DOE Physicists at Work
Profiles of representative DOE-sponsored physicists
doing research at universities and national laboratories
Compiled by the Office of Scientific and Technical Information
Roller coasters have taken Alessandra Lanzara on the ride of her life. The Assistant Professor of Physics at the University of California, Berkeley first became interested in the world of physics while attending a high school-sponsored field trip in her native country, Italy.
"My teacher organized a field trip to the local amusement park as a fun way to learn about fundamental physics in our everyday life," says Dr. Lanzara. "Initially, I was excited about being able to spend an entire school day at the amusement park. At the end of the day however, I was actually more enthusiastic about the physics underlying the roller coasters, the rides themselves. This is when I decided that I wanted to become a physicist."
Dr. Lanzara studied physics at the University of Rome, La Sapienza, the same institution renowned physicists Enrico Fermi and Emilio Segrè studied and conducted ground-breaking research. "I felt so honored to be studying and maybe sitting in the same place," says Dr. Lanzara. "This, together with the dedication and enthusiasm of our professors, made me fall more in love every day with the world of physics."
Now smitten, the young Alessandra began the process of choosing her specialty area of research. "I knew I wanted to do something special and I knew I wanted to do something that could have a clear impact in the everyday world where we live," says Dr. Lanzara. "What could be more fundamental and essential than the search for new materials? After all, each new era of mankind's technological development has been based on the discovery and mastery of new materials."
It quickly became clear that her path would be condensed matter physics. "My fascination for this field increased when I got to know the world of high temperature superconductors' - new materials that can carry electricity without resistance or loss," says Dr. Lanzara.
"Can you imagine a world like this? Where we don't have to pay anymore for electricity; where trains can travel as fast as airplanes?"
Fascinated by this topic, she decided to dedicate one year to learn more, and to join a research group. Within this year, Dr. Lanzara completed her master thesis, recognized as one of the most outstanding theses in any scientific field throughout the University. "This is how I started my adventure in the world of research, a world that I immediately loved," says Dr. Lanzara.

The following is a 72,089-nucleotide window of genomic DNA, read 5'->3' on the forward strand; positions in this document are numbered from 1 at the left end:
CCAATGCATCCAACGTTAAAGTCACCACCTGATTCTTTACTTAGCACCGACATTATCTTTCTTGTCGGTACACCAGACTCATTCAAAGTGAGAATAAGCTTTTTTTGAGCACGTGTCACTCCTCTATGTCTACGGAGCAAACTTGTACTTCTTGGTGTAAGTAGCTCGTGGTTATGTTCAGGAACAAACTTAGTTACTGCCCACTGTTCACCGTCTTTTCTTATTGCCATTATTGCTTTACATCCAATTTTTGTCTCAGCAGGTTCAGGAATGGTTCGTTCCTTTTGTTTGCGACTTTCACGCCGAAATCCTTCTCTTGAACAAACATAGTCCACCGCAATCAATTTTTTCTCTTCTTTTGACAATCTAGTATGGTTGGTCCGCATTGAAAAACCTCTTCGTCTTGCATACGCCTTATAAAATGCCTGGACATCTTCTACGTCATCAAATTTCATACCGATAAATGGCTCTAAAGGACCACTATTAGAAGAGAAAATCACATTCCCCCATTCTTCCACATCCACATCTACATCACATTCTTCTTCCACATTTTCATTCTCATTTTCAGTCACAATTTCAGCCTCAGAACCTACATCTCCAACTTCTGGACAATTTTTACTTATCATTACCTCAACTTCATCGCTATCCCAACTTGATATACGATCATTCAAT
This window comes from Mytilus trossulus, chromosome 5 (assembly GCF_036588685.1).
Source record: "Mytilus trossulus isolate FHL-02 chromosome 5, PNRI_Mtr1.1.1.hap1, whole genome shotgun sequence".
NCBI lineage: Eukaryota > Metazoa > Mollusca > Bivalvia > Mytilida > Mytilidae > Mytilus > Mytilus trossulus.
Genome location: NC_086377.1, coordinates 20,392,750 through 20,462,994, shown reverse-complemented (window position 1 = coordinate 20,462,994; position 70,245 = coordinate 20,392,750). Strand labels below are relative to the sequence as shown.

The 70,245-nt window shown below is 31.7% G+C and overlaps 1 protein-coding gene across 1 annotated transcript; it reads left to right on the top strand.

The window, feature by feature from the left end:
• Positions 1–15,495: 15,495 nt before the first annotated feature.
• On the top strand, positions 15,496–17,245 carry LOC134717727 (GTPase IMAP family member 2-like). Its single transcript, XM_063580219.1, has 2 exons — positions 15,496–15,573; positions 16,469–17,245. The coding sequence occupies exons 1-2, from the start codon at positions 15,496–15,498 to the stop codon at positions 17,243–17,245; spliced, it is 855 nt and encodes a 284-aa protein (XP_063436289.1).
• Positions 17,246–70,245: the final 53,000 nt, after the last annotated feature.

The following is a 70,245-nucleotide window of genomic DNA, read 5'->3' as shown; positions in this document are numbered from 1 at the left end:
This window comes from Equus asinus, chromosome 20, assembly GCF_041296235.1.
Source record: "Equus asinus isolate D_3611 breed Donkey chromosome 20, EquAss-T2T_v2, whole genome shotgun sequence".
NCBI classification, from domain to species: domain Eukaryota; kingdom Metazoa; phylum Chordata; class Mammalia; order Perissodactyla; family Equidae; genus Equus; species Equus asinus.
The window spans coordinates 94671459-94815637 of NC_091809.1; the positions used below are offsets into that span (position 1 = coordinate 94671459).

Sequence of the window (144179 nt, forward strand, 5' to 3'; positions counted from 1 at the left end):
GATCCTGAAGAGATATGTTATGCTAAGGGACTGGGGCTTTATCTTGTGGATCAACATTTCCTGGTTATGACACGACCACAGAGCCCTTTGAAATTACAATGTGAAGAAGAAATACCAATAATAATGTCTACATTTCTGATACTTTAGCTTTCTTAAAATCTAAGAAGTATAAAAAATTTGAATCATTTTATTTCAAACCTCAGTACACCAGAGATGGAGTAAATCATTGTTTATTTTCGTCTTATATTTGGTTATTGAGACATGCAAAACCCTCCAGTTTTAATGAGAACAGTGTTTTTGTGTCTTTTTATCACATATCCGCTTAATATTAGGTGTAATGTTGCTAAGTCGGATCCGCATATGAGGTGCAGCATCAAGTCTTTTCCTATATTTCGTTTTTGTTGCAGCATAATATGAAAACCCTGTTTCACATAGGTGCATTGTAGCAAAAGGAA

In 1999 she received her PhD from La Sapienza. During those years, she collaborated and traveled extensively to experimental facilities in Japan and France, getting her first exposure to the international world of physics. In 1999, driven by the desire to learn new experimental tools that would enable deeper insight into the properties of materials, Dr. Lanzara traveled to Stanford University for postdoctoral research. Her work at Stanford was recognized by the scientific community and she was awarded the McMillan prize in 2002, the highest prize a young experimentalist in condensed matter physics can receive.
In July 2002, Dr. Lanzara was appointed Assistant Professor of Physics at the University of California, Berkeley and a member of the Materials Sciences Division at Lawrence Berkeley National Laboratory. "I feel privileged to have the opportunity to continue my work at a world-leading institution that has distinguished itself in physics over the years," says Dr. Lanzara. "In addition, it allows me to communicate my enthusiasm for the subject to the next generation of scientists. In particular, I really hope I can have an impact on encouraging more women to pursue scientific careers."
Today, her research group conducts experiments in condensed matter physics with a primary focus on trying to understand the behavior of electrons in novel materials. In particular, Dr. Lanzara wants to understand how electrons move, how they interact within each other and with other excitations in solids, and how these interactions can lead to novel magnetic and electrical properties, such as superconductivity.
"The focus of our research is on the study of high temperature superconductors, novel magnetic materials useful for recording industry and carbon-based materials," says Dr. Lanzara. "Carbon-based compounds are exciting systems, not only because of the various ways in which carbon atoms can synthesize, but also for the versatility of applications in which we can use these materials today - from hydrogen storage, source of clean energy as solar cell, longer lasting batteries, and so much more."
The experimental techniques used in Dr. Lanzara's research group are based on photoemission spectroscopy, which is based on the photoelectric effect, whose physical law Albert Einstein was awarded the Nobel Prize for discovering. Within the past decade, photoemission spectroscopy has become one of the leading experimental techniques to investigate the behavior of electrons in solids. In addition to performing conventional photoemission experiments, Dr. Lanzara's research group is extending this powerful technique into the "time and spin" domain to gain a new window on the dynamics of the electronics interaction in solids. To study the spin dynamics in materials, the goup has developed a novel setup for spin resolved photoemission spectroscopy, the only apparatus of its kind currently available in the world.
Dr. Lanzara’s articles accessed via OSTI: